The plain-text name of the remote host is usable only if the system can translate the name into an IP address using the Domain Name System (DNS). In this case, the Telnet session is with the Dartmouth College Library Online System, which contains such items as the World Factbook, the MLA Bibliography, the full text of 33 Shakespeare plays, the King James version of the Bible, and a portion of the MEDLINE database.

When the connection is established, the remote host may request a user ID and password. If the host is configured for public access, users can usually gain entry by typing guest if the system asks for a password. Any commands the user issues must be those of the remote host. Hosts that are configured for Telnet access usually have menus to aid navigation and provide help on the commands that are supported.

A Web browser can be configured to automatically open a Telnet client (Figure 114) when a Telnet host name or IP address is typed on the command line normally used to enter the addresses for Web sites.

Terminal Emulation Mode

Several software vendors offer emulation programs that are based on Telnet. One of these emulation programs is TN3270, which lets workstations and PCs communicate with a mainframe host via TCP/IP’s Telnet terminal emulation mode. By using a terminal emulation mode that is native to

Figure 114

A Web browser, such as Netscape Navigator, can be configured to automatically start a Telnet client, such as InterSoft International’s NetTerm.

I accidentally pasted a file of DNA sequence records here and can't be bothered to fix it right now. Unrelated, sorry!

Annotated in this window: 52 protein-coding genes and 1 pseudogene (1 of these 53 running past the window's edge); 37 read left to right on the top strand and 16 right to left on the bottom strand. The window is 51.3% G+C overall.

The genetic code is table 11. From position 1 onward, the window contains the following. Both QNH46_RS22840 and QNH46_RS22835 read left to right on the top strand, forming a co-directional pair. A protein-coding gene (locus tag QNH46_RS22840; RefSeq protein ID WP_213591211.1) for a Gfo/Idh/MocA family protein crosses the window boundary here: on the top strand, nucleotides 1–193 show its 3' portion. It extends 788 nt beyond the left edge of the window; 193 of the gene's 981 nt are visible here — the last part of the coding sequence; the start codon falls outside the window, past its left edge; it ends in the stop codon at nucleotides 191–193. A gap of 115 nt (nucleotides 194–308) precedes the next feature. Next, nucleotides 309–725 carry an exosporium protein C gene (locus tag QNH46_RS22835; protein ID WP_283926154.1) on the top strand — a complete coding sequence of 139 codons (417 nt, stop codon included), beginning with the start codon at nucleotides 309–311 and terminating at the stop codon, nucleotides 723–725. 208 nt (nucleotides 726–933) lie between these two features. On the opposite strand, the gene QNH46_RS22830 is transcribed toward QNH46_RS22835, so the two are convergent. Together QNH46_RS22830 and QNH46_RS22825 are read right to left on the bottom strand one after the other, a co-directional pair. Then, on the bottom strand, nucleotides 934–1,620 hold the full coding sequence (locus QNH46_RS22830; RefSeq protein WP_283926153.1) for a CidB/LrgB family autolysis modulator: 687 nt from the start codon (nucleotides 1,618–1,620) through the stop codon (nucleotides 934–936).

A Web browser, such as Netscape Navigator, can be configured to automatically start a Telnet client, such as InterSoft International's NetTerm.

TCP/IP, TN3270 users can communicate with a mainframe across a TCP/IP network without requiring a boundary router to convert the protocols. This approach is inexpensive and easy to implement, since Telnet software is widely installed and available from a variety of vendors.

TN3270 has some limitations, however. For example, it does not offer the reliability and integrity of native SNA (Systems Network Architecture). For example, TN3270 cannot support the SNA traffic prioritization schemes often required in mission-critical SNA applications. And because it uses TCP/IP, TN3270 does not offer the data integrity of methods that use SNA on an end-to-end basis. A newer version of the standard called TN3270 Extended (TN3270E) offers additional SNA capabilities, such as 3270 printing, but it also does not support APPC (Advanced Program to Program Communications), which is at the heart of IBM’s next-generation SNA applications.

Finallyy some TN3270 configurations require a dedicated terminal server to convert 3270 data streams into TCP/IP and back again. Users can avoid this problem by implementing TCP/IP on the mainframe or front-end communications server as well as on the desktop machines.

Last Word

Although it originated as a means of interconnecting UNIX machines via TCP, Telnet has become a general method of logging into remote ma-chines—whether or not they are running UNIX. A number of Windows programs and Web browsers are available that simplify the use of Telnet with a graphical user interface.

Next post:

Previous post: